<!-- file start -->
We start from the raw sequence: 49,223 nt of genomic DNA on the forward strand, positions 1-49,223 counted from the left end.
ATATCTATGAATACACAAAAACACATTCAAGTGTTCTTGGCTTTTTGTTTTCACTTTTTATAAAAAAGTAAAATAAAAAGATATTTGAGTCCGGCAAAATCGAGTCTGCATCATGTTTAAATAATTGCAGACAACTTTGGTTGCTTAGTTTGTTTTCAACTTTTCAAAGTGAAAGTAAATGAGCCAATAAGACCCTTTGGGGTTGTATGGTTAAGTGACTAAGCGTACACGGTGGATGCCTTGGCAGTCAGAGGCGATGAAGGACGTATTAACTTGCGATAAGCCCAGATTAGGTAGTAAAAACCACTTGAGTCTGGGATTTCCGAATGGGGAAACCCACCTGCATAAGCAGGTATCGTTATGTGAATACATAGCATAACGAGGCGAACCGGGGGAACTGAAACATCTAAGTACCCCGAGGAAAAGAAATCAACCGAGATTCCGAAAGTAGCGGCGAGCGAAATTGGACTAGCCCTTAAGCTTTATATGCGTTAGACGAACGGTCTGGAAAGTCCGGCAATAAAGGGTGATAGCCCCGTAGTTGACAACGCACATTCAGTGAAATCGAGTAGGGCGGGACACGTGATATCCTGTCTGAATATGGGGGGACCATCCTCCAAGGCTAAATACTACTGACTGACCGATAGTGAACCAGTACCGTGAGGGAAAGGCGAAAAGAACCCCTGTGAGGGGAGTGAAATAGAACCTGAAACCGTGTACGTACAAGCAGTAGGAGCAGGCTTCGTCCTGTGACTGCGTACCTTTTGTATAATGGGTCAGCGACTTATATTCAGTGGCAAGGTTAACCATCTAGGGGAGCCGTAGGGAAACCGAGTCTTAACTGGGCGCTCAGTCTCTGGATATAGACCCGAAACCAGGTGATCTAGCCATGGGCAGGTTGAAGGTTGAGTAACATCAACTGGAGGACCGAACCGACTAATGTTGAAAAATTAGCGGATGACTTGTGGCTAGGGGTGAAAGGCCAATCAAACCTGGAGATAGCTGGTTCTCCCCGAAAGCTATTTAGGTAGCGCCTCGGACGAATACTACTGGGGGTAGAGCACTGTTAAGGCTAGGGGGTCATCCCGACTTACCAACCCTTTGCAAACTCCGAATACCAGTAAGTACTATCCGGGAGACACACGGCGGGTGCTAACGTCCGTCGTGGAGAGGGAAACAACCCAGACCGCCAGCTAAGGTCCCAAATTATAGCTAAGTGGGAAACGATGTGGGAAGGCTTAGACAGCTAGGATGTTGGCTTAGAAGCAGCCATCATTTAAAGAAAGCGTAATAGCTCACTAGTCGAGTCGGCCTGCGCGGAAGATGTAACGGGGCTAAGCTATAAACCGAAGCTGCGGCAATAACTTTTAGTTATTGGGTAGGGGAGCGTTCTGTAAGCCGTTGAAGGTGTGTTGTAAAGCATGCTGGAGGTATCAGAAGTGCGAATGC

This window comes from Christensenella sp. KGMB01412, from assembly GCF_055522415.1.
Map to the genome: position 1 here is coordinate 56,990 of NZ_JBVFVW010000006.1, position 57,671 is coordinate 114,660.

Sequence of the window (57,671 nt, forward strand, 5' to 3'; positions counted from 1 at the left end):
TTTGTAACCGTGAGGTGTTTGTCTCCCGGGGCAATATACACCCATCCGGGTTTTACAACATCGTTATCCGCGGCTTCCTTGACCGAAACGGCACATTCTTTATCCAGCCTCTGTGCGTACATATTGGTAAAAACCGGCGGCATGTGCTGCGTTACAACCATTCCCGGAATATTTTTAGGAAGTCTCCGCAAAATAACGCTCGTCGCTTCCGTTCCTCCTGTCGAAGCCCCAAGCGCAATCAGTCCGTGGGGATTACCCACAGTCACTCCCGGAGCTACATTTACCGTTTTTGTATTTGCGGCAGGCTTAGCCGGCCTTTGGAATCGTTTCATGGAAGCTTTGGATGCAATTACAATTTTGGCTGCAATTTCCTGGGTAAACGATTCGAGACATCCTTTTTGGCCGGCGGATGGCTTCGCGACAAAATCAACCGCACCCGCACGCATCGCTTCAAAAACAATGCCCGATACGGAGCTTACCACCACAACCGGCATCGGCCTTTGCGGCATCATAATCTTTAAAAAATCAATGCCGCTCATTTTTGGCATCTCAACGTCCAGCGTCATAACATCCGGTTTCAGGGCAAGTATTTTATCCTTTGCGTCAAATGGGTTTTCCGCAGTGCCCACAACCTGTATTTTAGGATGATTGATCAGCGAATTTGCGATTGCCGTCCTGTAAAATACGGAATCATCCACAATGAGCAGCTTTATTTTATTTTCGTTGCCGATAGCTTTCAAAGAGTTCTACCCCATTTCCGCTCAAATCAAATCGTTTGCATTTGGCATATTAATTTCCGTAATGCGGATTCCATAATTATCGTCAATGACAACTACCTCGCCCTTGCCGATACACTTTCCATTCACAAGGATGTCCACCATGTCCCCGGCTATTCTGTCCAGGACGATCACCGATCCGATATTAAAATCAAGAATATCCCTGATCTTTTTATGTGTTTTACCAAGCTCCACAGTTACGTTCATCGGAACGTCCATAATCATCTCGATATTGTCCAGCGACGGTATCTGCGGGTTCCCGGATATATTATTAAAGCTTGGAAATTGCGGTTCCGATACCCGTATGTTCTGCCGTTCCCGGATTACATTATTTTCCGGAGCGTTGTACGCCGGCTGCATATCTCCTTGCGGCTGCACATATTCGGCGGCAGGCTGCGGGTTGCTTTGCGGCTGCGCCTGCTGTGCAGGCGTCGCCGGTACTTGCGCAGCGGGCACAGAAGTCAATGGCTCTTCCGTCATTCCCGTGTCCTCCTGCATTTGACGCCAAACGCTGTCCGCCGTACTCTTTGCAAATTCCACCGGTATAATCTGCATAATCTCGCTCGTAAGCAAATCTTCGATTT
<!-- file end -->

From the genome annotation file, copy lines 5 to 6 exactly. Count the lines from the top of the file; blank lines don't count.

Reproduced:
Sequence of the window (57,671 nt, forward strand, 5' to 3'; positions counted from 1 at the left end):
TTTGTAACCGTGAGGTGTTTGTCTCCCGGGGCAATATACACCCATCCGGGTTTTACAACATCGTTATCCGCGGCTTCCTTGACCGAAACGGCACATTCTTTATCCAGCCTCTGTGCGTACATATTGGTAAAAACCGGCGGCATGTGCTGCGTTACAACCATTCCCGGAATATTTTTAGGAAGTCTCCGCAAAATAACGCTCGTCGCTTCCGTTCCTCCTGTCGAAGCCCCAAGCGCAATCAGTCCGTGGGGATTACCCACAGTCACTCCCGGAGCTACATTTACCGTTTTTGTATTTGCGGCAGGCTTAGCCGGCCTTTGGAATCGTTTCATGGAAGCTTTGGATGCAATTACAATTTTGGCTGCAATTTCCTGGGTAAACGATTCGAGACATCCTTTTTGGCCGGCGGATGGCTTCGCGACAAAATCAACCGCACCCGCACGCATCGCTTCAAAAACAATGCCCGATACGGAGCTTACCACCACAACCGGCATCGGCCTTTGCGGCATCATAATCTTTAAAAAATCAATGCCGCTCATTTTTGGCATCTCAACGTCCAGCGTCATAACATCCGGTTTCAGGGCAAGTATTTTATCCTTTGCGTCAAATGGGTTTTCCGCAGTGCCCACAACCTGTATTTTAGGATGATTGATCAGCGAATTTGCGATTGCCGTCCTGTAAAATACGGAATCATCCACAATGAGCAGCTTTATTTTATTTTCGTTGCCGATAGCTTTCAAAGAGTTCTACCCCATTTCCGCTCAAATCAAATCGTTTGCATTTGGCATATTAATTTCCGTAATGCGGATTCCATAATTATCGTCAATGACAACTACCTCGCCCTTGCCGATACACTTTCCATTCACAAGGATGTCCACCATGTCCCCGGCTATTCTGTCCAGGACGATCACCGATCCGATATTAAAATCAAGAATATCCCTGATCTTTTTATGTGTTTTACCAAGCTCCACAGTTACGTTCATCGGAACGTCCATAATCATCTCGATATTGTCCAGCGACGGTATCTGCGGGTTCCCGGATATATTATTAAAGCTTGGAAATTGCGGTTCCGATACCCGTATGTTCTGCCGTTCCCGGATTACATTATTTTCCGGAGCGTTGTACGCCGGCTGCATATCTCCTTGCGGCTGCACATATTCGGCGGCAGGCTGCGGGTTGCTTTGCGGCTGCGCCTGCTGTGCAGGCGTCGCCGGTACTTGCGCAGCGGGCACAGAAGTCAATGGCTCTTCCGTCATTCCCGTGTCCTCCTGCATTTGACGCCAAACGCTGTCCGCCGTACTCTTTGCAAATTCCACCGGTATAATCTGCATAATCTCGCTCGTAAGCAAATCTTCGATTT